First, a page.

Huffpost Media
The Blog

Featuring fresh takes and real-time analysis from HuffPost's signature lineup of contributors

Alex Becker Headshot

WikiEthics: Why Wikileaks, Julian Assange and Morals Should Not Mix

Posted: Updated:

In the wake of the recent WikiDump of classified US diplomatic cables, questions over the morality, effect and mission of Wikileaks and its founder Julian Assange have cut to the very core of who journalists are and the responsibility they have for the ultimate effects of the stories they publish. This piece does not seek to challenge Wikileaks' claim that "publishing improves transparency, and this transparency creates a better society for all people. Better scrutiny leads to reduced corruption and stronger democracies in all society's institutions, including government, corporations and other organizations," but only to ask what hidden costs may lie beneath the surface.

An excerpt from the July 2010 TED interview in which WikiLeaks founder Julian Assange addresses a video published by WikiLeaks in the spring of 2010 depicting a US Apache helicopter crew firing on Iraqi civilians:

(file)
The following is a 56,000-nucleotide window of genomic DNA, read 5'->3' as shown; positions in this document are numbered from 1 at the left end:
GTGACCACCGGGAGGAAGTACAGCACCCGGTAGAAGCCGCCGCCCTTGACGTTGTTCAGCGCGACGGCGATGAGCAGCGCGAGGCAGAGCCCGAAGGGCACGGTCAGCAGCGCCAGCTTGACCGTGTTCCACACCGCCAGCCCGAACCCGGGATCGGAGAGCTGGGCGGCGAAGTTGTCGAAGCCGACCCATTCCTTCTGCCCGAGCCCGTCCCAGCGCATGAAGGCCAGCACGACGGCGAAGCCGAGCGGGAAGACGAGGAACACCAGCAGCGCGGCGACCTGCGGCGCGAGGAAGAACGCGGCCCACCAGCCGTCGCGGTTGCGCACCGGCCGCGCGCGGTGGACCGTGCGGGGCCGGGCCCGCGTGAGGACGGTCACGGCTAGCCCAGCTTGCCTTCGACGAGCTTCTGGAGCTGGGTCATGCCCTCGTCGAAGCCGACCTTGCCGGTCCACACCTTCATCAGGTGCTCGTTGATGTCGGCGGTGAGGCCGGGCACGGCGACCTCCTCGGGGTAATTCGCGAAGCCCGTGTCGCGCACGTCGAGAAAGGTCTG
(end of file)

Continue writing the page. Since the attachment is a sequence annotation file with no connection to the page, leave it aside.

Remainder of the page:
CA: And what would you say to, for example, the, you know, the parent of someone -- whose son is out serving the U.S. military, and he says, "You know what, you've put up something that someone had an incentive to put out. It shows a U.S. soldier laughing at people dying. That gives the impression -- has given the impression to millions of people around the world that U.S. soldiers are inhuman people. Actually, they're not. My son isn't. How dare you?" What would you say to that?

Assange: Yeah, we do get a lot of that. But remember, the people in Baghdad, the people in Iraq, the people in Afghanistan -- they don't need to see the video; they see it every day. So it's not going to change their opinion. It's not going to change their perception. That's what they see every day. It will change the perception and opinion of the people who are paying for it all. And that's our hope.

What Assange describes, and what really defines Wikileaks, is a question of perception and differing concepts of morality. By showing a video of a US Army Apache helicopter crew wrongfully firing upon and killing a group of innocents, Assange tells the truth. No, more specifically, he tells "a" truth. The difference between "the" truth and "a" truth is a difference of perception. To say that one Apache gunship crew seemed inhumanly casual as they fired upon and killed a group of innocent people, is to tell "a" truth, one single set of pure facts. These facts become "the" truth, when someone perceives and then extrapolates them out to cover a much large group of people and situations: i.e. perceiving the video to mean that every US soldier is inhumane.